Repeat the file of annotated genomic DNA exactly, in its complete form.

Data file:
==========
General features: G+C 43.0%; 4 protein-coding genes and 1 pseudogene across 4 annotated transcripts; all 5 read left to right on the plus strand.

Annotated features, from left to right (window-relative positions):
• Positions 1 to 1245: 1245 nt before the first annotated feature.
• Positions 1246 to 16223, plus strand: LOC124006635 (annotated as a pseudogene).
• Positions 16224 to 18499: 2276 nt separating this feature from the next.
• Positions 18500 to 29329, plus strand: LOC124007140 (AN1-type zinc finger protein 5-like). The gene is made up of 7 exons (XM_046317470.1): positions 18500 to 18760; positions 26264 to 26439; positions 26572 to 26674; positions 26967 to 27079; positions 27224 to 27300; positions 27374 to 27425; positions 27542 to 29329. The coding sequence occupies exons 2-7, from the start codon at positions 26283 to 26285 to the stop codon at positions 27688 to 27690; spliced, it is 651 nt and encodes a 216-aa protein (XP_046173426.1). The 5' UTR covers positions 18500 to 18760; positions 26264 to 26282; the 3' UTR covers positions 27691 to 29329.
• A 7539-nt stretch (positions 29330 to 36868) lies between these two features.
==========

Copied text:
General features: G+C 43.0%; 4 protein-coding genes and 1 pseudogene across 4 annotated transcripts; all 5 read left to right on the plus strand.

Annotated features, from left to right (window-relative positions):
• Positions 1 to 1245: 1245 nt before the first annotated feature.
• Positions 1246 to 16223, plus strand: LOC124006635 (annotated as a pseudogene).
• Positions 16224 to 18499: 2276 nt separating this feature from the next.
• Positions 18500 to 29329, plus strand: LOC124007140 (AN1-type zinc finger protein 5-like). The gene is made up of 7 exons (XM_046317470.1): positions 18500 to 18760; positions 26264 to 26439; positions 26572 to 26674; positions 26967 to 27079; positions 27224 to 27300; positions 27374 to 27425; positions 27542 to 29329. The coding sequence occupies exons 2-7, from the start codon at positions 26283 to 26285 to the stop codon at positions 27688 to 27690; spliced, it is 651 nt and encodes a 216-aa protein (XP_046173426.1). The 5' UTR covers positions 18500 to 18760; positions 26264 to 26282; the 3' UTR covers positions 27691 to 29329.
• A 7539-nt stretch (positions 29330 to 36868) lies between these two features.